Tip of the Month
Publishing date: July 2019
Tip Editors: Frances Meier-Gibbons, Humma Shahid, Karl Mercieca, Francisco Goni
Tip reviewer: Roger Hitchings
The Science behind the Tip (1,2,3)
The incidence of reported dysphotopsias after an LPI varies from 2% to 11% with linear dysphotopsia and monocular blurring being the commonest types (1). Recent prospective studies have debated the benefit of temporal versus superior placement and the effect on these reported symptoms (2,3). Although the results do contrast and the optimal clock hour location remains debatable (including inferior and nasal positions (3,4)), all studies show that a partially covered LPI poses the greatest risk to potentially disturbing dysphotopsias post-laser.
A superior or temporal placement can therefore equally be selected, depending on anatomy and surgeon preference, but partial exposure of the LPI in relation to the eyelid should be avoided.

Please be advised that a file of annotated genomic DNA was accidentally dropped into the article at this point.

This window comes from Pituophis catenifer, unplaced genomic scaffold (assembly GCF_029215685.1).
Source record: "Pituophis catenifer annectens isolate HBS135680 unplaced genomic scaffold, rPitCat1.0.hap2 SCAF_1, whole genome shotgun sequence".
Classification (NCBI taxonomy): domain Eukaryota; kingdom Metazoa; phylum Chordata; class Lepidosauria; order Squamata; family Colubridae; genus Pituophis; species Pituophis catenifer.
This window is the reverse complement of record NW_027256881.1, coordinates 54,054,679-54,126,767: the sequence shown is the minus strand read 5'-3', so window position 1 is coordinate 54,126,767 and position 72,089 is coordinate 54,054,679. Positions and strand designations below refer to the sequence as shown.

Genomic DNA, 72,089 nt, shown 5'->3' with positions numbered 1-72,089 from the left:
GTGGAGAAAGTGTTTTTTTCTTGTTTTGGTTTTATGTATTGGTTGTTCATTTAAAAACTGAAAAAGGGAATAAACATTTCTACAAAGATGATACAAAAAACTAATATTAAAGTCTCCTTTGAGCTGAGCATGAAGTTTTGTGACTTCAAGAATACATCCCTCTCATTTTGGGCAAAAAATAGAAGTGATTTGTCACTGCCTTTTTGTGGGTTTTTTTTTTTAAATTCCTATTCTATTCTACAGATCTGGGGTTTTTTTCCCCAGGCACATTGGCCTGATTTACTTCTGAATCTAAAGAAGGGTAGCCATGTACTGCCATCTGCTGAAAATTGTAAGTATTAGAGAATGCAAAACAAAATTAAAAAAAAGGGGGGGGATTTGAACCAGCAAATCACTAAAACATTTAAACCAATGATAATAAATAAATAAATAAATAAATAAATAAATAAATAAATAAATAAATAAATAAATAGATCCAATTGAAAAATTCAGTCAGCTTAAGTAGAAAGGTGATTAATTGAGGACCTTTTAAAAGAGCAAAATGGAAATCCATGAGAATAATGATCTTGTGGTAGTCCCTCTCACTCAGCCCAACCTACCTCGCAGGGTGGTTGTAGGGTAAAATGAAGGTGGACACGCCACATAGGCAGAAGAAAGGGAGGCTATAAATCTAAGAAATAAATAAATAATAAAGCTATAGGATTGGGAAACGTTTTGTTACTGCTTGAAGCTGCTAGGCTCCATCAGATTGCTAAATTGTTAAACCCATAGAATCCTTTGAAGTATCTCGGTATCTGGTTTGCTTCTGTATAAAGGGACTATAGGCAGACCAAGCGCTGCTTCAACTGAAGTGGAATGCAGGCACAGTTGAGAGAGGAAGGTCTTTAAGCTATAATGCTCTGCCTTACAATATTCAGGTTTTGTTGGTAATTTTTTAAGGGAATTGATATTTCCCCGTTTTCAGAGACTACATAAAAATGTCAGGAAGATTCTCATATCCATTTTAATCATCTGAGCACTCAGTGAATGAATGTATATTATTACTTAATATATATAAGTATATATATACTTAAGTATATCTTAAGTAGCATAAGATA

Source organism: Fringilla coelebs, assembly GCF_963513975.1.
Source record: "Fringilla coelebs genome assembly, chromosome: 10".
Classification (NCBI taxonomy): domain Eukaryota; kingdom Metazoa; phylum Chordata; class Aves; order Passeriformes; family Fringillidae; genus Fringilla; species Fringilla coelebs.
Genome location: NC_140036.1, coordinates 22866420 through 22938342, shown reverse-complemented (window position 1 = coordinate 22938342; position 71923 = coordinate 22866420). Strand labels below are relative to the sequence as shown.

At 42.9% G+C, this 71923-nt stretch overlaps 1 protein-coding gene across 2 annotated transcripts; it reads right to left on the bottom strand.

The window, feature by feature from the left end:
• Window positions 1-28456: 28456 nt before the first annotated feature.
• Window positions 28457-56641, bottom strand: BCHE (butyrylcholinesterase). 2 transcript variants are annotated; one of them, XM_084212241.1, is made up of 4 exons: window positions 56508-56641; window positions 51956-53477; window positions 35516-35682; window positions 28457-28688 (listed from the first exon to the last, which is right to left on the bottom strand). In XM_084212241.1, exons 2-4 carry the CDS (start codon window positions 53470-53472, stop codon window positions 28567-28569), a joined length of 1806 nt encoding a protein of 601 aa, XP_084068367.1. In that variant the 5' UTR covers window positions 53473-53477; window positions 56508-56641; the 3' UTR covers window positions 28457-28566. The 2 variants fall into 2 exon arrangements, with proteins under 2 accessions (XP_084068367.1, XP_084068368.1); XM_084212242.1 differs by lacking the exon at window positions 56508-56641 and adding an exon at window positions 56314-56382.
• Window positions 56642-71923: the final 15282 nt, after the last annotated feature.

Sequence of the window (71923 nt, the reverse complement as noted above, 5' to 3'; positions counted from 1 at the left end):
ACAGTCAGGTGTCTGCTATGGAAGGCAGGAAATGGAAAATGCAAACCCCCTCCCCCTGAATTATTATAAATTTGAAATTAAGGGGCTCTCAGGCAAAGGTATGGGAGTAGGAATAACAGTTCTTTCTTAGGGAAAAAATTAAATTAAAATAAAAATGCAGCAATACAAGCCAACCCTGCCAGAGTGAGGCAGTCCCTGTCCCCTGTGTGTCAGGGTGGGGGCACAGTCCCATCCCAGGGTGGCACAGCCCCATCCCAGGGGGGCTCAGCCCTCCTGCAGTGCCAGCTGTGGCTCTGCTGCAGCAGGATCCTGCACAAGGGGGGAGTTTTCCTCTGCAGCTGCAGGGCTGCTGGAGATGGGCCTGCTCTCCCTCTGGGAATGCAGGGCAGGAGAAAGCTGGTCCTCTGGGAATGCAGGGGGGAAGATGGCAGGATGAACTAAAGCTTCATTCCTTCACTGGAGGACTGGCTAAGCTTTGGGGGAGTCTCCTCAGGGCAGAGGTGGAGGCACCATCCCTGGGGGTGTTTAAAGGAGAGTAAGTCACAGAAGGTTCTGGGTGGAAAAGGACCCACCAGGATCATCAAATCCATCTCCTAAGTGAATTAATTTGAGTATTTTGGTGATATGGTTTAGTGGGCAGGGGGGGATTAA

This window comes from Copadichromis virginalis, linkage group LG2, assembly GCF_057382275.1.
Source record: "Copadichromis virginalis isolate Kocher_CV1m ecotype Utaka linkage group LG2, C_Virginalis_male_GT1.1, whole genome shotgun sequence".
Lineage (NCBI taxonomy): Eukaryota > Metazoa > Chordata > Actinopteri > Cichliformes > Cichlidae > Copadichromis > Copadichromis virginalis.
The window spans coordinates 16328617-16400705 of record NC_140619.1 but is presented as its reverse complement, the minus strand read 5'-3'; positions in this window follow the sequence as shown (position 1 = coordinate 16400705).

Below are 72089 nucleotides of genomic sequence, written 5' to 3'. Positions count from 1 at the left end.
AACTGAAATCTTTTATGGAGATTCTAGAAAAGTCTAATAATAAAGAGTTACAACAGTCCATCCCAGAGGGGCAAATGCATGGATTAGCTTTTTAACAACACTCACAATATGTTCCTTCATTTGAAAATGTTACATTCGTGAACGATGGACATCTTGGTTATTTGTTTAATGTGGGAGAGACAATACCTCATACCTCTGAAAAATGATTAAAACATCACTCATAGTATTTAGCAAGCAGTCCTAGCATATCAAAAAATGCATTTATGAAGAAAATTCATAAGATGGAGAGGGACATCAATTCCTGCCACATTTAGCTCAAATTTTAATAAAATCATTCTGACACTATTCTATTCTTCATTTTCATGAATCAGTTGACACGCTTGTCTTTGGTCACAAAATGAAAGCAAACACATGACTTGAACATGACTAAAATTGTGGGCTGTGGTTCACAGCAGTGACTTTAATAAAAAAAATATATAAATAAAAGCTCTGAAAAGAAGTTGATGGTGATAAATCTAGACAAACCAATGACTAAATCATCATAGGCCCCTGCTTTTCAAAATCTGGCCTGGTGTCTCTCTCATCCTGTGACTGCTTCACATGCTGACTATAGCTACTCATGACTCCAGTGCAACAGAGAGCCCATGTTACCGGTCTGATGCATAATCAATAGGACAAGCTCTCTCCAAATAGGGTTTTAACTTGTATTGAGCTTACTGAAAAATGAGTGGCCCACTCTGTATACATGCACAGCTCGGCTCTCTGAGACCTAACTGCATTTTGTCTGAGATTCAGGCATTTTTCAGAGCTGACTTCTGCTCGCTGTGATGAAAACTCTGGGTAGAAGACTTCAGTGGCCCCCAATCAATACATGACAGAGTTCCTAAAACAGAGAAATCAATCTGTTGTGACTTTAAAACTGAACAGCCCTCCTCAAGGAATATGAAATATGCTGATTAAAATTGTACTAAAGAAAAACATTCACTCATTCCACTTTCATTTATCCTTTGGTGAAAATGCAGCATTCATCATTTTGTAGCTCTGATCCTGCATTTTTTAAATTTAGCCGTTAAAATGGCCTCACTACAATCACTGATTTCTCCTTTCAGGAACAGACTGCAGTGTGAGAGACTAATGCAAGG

Contributor: Karl Mercieca - England
1. Radhakrishnan S, Chen PP, Junk AK, Nouri-Mahdavi K, Chen TC. Laser Peripheral Iridotomy in Primary Angle Closure. A Report by the American Academy of Ophthalmology. Ophthalmology. 2018 Jul;125(7):1110-1120
2. Vera V, Naqi A, Belovay GW, Varma DK, Ahmed II. Dysphotopsia after temporal versus superior laser peripheral iridotomy: a prospective randomized paired eye trial. Am J Ophthalmol. 2014 May;157(5):929-35
3. Srinivasan K, Zebardast N, Krishnamurthy P, Abdul Kader M, Raman G, Rajendrababu S, Venkatesh R, Ramulu P. Ophthalmology. 2018 Mar;125(3):345-351
4. Ahmadi M, Naderi Beni Z, Naderi Beni A, Kianersi F. Efficacy of neodymiumdoped yttrium aluminum garnet laser iridotomies in primary angle-closure diseases: superior peripheral iridotomy versus inferior peripheral iridotomy. Curr Med Res Opin. 2017 Apr;33(4):687-692.